At first our main concern was regarding the location for the internals. It needed to be a very specific site, as we imagined a place that was kind of frozen in time. Our location manager told us about an old disused hospital just out of Curitiba that sounded interesting. The moment we stepped into that building, it was like a huge cloud moved away from us and the sun shone again, we knew that was the place. It had the perfect layer of retrofuturism we were searching for, tons of options of rooms and spaces to play around with, a lack of windows and an interesting color palette – we don’t know exactly how, but something just clicked and everything fitted flawlessly. It’s funny that a lot of odd and weird scenes/situations we imagined previously seemed to be there, just waiting to be discovered by us. We were ready to build a fake brick wall to close a hallway or to plant some fake plants on cracks on the wall – so we were stunned when we found all of those things already there.
The nature locations, which we thought would be the easiest ones to find, ended up being the hardest. Our goal was to paint a portrait of an almost untouched and wild nature that would match with the liberty and raw tone we wanted to create which turned out to be quite hard, even in a country like Brazil. We dove into the nature scouts with our minds open and wanting to be surprised by the wild, not worrying too much if things veered away from our initial plans. Eventually, after some long days of scouting by ourselves, a lot of mileage covered and good laughs along the way, we were able to find everything we were searching for.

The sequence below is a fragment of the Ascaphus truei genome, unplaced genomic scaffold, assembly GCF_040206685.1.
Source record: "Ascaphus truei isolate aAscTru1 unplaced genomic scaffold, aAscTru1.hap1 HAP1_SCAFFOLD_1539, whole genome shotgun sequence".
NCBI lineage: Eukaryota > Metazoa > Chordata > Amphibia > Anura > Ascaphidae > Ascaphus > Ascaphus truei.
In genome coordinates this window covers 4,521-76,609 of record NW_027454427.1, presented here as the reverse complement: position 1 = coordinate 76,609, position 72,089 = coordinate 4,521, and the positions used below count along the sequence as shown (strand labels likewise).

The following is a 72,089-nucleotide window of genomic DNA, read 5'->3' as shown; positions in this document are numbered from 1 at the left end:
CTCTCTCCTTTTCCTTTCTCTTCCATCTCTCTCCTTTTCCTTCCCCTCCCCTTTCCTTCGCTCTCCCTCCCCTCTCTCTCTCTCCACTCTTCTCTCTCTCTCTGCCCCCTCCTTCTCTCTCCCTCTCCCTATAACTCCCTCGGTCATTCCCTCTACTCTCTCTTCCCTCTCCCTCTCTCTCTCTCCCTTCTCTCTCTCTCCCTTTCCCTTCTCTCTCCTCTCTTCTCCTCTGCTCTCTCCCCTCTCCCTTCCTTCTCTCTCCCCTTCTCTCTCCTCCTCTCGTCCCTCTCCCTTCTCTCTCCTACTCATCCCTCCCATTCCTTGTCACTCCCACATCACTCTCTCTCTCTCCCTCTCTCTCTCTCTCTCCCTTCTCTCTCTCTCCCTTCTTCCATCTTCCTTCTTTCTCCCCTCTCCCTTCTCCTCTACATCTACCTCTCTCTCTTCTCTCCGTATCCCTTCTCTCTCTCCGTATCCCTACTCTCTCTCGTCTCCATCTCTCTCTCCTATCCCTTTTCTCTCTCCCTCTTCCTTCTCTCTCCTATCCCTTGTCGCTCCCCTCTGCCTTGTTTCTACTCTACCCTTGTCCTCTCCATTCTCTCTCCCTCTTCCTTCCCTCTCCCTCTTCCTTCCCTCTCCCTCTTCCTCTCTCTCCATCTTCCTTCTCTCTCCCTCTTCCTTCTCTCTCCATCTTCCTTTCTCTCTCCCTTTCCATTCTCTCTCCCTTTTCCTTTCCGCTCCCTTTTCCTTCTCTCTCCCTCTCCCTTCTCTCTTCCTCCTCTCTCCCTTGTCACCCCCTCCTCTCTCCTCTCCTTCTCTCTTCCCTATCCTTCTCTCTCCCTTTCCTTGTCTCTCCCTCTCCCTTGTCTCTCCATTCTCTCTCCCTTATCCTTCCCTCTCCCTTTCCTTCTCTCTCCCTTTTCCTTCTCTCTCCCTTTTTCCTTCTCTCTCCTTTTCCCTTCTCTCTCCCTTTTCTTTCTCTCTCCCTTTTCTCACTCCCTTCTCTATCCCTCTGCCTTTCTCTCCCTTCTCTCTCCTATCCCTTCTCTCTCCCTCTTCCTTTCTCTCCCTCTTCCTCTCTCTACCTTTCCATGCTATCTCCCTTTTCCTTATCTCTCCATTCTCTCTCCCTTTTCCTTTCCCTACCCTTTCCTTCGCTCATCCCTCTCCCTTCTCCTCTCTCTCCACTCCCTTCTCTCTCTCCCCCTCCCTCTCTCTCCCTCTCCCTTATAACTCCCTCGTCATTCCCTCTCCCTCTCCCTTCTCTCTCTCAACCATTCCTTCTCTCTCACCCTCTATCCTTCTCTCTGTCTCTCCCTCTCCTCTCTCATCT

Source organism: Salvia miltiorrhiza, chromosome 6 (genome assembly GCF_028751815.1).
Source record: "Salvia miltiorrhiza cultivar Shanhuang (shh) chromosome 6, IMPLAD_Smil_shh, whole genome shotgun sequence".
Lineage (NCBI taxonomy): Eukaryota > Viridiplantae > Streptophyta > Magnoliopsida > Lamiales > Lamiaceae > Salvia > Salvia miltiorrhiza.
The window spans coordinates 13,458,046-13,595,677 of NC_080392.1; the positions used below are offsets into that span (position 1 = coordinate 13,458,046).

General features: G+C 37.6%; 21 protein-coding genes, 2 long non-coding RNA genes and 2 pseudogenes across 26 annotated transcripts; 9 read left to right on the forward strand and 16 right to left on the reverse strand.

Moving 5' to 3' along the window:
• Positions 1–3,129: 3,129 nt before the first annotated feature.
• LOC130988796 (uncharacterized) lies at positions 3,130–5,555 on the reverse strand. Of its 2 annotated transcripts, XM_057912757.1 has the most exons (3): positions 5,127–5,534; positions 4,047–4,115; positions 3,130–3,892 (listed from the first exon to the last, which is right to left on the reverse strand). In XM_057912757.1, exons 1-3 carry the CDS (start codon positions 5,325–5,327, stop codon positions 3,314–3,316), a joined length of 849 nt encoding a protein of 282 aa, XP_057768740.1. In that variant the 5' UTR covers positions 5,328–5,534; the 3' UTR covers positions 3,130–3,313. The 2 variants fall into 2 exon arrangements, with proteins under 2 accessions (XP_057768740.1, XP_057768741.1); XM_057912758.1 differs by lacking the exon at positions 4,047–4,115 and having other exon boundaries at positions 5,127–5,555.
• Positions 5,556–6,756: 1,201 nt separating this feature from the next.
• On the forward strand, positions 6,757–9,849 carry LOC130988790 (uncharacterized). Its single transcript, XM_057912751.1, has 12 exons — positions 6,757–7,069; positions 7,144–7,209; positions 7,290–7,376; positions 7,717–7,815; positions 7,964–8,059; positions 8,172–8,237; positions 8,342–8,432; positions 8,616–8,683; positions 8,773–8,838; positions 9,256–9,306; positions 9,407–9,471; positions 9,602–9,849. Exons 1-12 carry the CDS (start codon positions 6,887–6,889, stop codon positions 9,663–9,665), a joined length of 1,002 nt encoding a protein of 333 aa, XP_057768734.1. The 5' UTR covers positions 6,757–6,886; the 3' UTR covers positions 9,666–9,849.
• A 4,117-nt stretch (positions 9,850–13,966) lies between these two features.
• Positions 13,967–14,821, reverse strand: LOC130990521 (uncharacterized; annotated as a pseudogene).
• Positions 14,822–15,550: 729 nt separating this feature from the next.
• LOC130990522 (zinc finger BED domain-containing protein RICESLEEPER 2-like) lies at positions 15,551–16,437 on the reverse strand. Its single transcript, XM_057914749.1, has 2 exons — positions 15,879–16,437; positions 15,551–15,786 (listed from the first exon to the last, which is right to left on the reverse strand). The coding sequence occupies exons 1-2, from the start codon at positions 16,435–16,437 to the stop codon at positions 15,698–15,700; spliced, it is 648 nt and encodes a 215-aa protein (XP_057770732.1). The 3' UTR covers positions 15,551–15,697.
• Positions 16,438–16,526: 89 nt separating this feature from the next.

How did your casting process work?
We like to work with street casting and real people, but for this project we searched for talent that came from the other arts like dance, drama or performance arts. We were very interested in understanding how the body manifests certain feelings and sensations; to translate emotions and establish tensions and conflicts through subtle body expressions or movements, not worrying too much about facial expressions or lines of dialogue. In the internal scenes we wanted the body to be presented as fragile, tense, cornered; with characters being distant from each other. On the other hand, with the externals, we wanted the complete opposite. Their bodies to be full of life, free and unrestrained.
We were very interested in understanding how the body manifests certain feelings and sensations.
Our biggest concern was to cast people that would dive head first into the project. We didn’t want to just give the talent directions and tell them how to feel, we wanted them to fully be part of that universe. After a couple of interviews we picked Matheus Henrique, Ailén Scandurra and Laremi Paixão as the final cast. They all clicked with the project and with us right away in a very natural manner, and we got quite excited by the fact that each one of them comes from a different artistic background: Ailén is a musician and performance artist; Laremi is a dancer studying African heritage dances and Matheus is an actor/performer. They ended up blending perfectly to create this authentic group and achieve the kind of acting/body expression we were searching for.
What are you working on next?
Right now we are in-between commercial shots, but already thinking about our next passion project, hopefully to be shot at the end of the year. We want to take another baby step forward and explore something a little bit more narrative and story-driven; probably a piece written entirely by ourselves.